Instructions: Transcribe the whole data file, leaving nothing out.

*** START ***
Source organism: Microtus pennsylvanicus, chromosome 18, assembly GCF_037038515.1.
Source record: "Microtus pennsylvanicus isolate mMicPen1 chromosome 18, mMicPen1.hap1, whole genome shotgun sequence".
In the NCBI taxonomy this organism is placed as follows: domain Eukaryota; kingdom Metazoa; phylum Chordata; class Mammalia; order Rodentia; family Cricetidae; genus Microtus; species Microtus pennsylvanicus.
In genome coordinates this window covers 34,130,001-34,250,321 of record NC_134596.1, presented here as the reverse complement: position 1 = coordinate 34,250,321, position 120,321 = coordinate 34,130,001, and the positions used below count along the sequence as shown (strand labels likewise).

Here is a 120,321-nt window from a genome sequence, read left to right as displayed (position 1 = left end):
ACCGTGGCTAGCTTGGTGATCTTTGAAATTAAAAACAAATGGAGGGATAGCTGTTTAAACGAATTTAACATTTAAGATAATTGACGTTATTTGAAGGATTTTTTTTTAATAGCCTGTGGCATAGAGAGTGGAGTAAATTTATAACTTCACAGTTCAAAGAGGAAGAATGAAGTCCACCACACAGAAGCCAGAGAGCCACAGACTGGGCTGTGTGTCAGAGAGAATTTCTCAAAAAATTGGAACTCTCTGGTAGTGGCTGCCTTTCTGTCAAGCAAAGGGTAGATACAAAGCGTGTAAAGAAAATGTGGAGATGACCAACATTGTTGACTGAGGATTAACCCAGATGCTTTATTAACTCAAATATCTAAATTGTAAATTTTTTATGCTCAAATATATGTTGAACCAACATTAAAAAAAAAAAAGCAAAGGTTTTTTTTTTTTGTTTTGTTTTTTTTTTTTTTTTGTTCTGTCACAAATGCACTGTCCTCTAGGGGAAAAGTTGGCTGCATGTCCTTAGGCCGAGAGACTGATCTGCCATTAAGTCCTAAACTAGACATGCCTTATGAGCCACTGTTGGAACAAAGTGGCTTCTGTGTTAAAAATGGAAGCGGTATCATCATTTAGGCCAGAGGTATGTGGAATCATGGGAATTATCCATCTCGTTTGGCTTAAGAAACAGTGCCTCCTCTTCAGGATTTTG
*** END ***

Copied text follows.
Source organism: Microtus pennsylvanicus, chromosome 18, assembly GCF_037038515.1.
Source record: "Microtus pennsylvanicus isolate mMicPen1 chromosome 18, mMicPen1.hap1, whole genome shotgun sequence".
In the NCBI taxonomy this organism is placed as follows: domain Eukaryota; kingdom Metazoa; phylum Chordata; class Mammalia; order Rodentia; family Cricetidae; genus Microtus; species Microtus pennsylvanicus.
In genome coordinates this window covers 34,130,001-34,250,321 of record NC_134596.1, presented here as the reverse complement: position 1 = coordinate 34,250,321, position 120,321 = coordinate 34,130,001, and the positions used below count along the sequence as shown (strand labels likewise).

Here is a 120,321-nt window from a genome sequence, read left to right as displayed (position 1 = left end):
ACCGTGGCTAGCTTGGTGATCTTTGAAATTAAAAACAAATGGAGGGATAGCTGTTTAAACGAATTTAACATTTAAGATAATTGACGTTATTTGAAGGATTTTTTTTTAATAGCCTGTGGCATAGAGAGTGGAGTAAATTTATAACTTCACAGTTCAAAGAGGAAGAATGAAGTCCACCACACAGAAGCCAGAGAGCCACAGACTGGGCTGTGTGTCAGAGAGAATTTCTCAAAAAATTGGAACTCTCTGGTAGTGGCTGCCTTTCTGTCAAGCAAAGGGTAGATACAAAGCGTGTAAAGAAAATGTGGAGATGACCAACATTGTTGACTGAGGATTAACCCAGATGCTTTATTAACTCAAATATCTAAATTGTAAATTTTTTATGCTCAAATATATGTTGAACCAACATTAAAAAAAAAAAAGCAAAGGTTTTTTTTTTTTGTTTTGTTTTTTTTTTTTTTTTGTTCTGTCACAAATGCACTGTCCTCTAGGGGAAAAGTTGGCTGCATGTCCTTAGGCCGAGAGACTGATCTGCCATTAAGTCCTAAACTAGACATGCCTTATGAGCCACTGTTGGAACAAAGTGGCTTCTGTGTTAAAAATGGAAGCGGTATCATCATTTAGGCCAGAGGTATGTGGAATCATGGGAATTATCCATCTCGTTTGGCTTAAGAAACAGTGCCTCCTCTTCAGGATTTTG